Infomercial-style claims aside, this stuff actually works wonders folks. I took the pictures below today. It’s the 1st day of August; Missouri is once again under a moderate to severe drought and 99% of the lawns on my street look like the one on the left. They are dried out, crunchy and turning to dust. In the August heat, seeded grasses like annual rye grass or Kentucky blue go dormant. These cool-season grasses can’t hack it when the heat and dry is on; they take a nap and go brown. You get pretty, green grass in the spring months and early summer with these. I’ve seen sodded yards do the same.
Grasses like Zoysia and Bermuda grass are grown from plugs, not seed. We actually burned our drill out using it to put in all those tiny little holes for our plugs when I first put in the lawn, but I’d go buy a new drill again, it was worth it. We spent about two days, putting in 200+ plugs. It was a pain in the butt and I had serious doubts that the effort would pay off. Everything I’d tried up to that point had ended in crabgrass. The Zoysia didn’t disappoint. The first year it spread enough to cover the entire planted area sparsely. It didn’t quite give me the thick, toddler fall-breaking carpet I’d hoped for when our daughter was two- but it’s there now. The picture on the right, I took of our yard today. I’ve mowed it a total of 3-4 times since the beginning of the summer season and I’ve watered it ONCE. No kidding. Once.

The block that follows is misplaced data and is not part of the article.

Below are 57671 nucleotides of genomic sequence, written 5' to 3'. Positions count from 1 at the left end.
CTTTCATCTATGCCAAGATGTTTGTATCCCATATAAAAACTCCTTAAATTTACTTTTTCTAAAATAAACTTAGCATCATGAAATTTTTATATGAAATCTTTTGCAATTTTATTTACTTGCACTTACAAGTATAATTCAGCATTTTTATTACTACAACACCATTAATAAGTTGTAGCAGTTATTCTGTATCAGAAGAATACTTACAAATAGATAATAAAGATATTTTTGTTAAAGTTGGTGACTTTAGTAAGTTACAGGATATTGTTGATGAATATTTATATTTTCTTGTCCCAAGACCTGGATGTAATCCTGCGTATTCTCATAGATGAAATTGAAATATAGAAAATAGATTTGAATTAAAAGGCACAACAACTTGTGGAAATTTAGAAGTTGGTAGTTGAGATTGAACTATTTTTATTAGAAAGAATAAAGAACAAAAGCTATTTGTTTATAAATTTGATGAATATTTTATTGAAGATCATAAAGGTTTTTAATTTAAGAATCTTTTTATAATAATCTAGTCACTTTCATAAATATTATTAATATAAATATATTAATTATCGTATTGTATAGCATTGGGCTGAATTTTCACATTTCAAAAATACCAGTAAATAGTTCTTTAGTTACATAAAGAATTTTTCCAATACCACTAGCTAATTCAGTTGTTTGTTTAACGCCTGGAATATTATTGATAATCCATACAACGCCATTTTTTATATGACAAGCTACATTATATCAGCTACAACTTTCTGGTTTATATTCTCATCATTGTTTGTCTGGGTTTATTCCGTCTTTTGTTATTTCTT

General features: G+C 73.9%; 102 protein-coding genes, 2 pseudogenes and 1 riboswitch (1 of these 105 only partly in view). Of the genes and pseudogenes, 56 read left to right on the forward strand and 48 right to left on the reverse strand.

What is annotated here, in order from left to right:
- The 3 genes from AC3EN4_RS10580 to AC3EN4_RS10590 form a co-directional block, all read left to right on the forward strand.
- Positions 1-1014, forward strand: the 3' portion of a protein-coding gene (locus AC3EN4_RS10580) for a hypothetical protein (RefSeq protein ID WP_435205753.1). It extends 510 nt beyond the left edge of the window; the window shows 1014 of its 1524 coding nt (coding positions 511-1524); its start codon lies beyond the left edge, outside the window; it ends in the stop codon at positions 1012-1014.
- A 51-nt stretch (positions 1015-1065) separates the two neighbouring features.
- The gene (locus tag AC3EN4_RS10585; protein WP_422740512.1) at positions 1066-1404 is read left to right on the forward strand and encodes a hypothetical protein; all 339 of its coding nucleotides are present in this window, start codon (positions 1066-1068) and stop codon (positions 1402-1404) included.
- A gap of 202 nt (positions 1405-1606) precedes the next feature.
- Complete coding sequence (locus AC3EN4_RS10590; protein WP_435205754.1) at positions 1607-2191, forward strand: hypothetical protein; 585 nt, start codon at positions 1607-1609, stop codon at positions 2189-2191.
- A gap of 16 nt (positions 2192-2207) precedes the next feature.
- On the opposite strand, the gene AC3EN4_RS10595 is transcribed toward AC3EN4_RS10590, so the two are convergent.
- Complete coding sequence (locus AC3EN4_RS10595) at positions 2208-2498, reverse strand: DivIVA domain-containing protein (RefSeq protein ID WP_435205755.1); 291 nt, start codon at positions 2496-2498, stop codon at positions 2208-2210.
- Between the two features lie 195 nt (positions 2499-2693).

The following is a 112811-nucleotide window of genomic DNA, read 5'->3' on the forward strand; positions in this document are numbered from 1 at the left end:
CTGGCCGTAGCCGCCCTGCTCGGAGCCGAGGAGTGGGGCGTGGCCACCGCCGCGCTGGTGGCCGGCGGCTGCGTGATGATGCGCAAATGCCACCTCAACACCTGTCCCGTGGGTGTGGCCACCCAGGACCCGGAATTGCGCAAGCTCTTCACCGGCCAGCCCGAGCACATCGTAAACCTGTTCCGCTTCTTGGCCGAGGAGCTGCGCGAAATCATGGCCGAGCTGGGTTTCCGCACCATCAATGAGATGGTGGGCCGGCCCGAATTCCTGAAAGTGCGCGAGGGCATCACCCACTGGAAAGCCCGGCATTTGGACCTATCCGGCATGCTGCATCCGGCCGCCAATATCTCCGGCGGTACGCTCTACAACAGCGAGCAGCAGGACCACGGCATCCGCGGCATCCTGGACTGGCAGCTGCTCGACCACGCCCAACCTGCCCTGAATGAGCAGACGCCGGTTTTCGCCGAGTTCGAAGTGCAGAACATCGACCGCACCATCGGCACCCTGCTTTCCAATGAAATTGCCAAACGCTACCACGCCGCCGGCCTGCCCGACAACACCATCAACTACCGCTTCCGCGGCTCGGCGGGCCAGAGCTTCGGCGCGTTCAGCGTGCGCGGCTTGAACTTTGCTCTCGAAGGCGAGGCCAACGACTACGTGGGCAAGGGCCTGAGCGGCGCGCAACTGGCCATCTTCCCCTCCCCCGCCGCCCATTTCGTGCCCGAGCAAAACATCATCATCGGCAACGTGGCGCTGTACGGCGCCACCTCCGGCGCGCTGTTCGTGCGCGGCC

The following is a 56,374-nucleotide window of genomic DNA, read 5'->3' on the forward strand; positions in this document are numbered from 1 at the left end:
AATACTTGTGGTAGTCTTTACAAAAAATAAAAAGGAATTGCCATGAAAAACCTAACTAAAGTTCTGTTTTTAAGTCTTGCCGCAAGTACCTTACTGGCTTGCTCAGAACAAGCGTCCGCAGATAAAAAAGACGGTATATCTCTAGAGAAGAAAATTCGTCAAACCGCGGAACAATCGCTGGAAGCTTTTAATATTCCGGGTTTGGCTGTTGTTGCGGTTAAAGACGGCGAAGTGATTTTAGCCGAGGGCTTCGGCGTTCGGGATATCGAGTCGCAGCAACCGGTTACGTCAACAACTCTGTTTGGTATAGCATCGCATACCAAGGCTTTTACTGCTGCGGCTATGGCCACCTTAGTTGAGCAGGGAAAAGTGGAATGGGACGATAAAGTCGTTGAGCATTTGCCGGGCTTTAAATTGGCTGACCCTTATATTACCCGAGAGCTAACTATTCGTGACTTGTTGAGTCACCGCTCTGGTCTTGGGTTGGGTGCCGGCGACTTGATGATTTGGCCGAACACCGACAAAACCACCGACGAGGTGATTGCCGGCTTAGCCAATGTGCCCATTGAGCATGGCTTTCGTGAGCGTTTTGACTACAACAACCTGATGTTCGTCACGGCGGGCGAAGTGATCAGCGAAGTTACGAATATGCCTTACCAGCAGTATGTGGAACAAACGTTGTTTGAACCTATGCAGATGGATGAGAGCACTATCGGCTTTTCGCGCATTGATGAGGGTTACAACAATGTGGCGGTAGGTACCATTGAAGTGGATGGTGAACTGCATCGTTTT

This stuff can tolerate heat and drought like nobody’s business.CheesyGrassAd
I did do my best to shade this yard so my daughter doesn’t have to be coated in sunscreen every time she steps outside. It gets full sun in the morning hours, but is in shade most of the afternoon and especially during the hottest part of the day- from 2 till 5pm. Zoysia spreads like mad, but it doesn’t grow very high and get stalks like regular grasses, so I have to mow about half as much as my neighbors do.

I do apply a pre-emergent crabgrass killer/fertilizer in the spring and I de-thatch in the fall and spring while I’m raking the leaves out of the yard. I pull the occasional dandelion or weed, but the grass chokes most of those out and they seldom get a foothold. Sometimes the dog leaves yellow spots if she pees too much in one place. In spring I’ve watered these areas down a bit more, so the burned spots can recover. (Female dogs are harder on lawns that males- since they tend to put all their pee in one spot, rather than spreading a little here and there.)
For maintenance, that’s IT. I don’t dump a bunch of chemical fertilizer on it half the year. I don’t spray for weeds or bugs. I don’t mow very often, in fact I have to trim the area outside the fence much more often than I do the yard. I wish my flower beds and the sidewalks were HALF as easy to maintain. The best part about these warm season grasses though, is still having a green gorgeous lawn in August when everywhere around us is dead and brown. During the severe drought a couple years ago, I watered the yard 3 times. My trees and flowers I had to water daily.
BUT WAIT! THERE’S MORE… If you’re sick of looking at brown grass, order your Zoysia plugs NOW in time to plant for fall and you too can have that gorgeous, green lawn that will be the envy of your neighbors in the hottest days of summer! 😉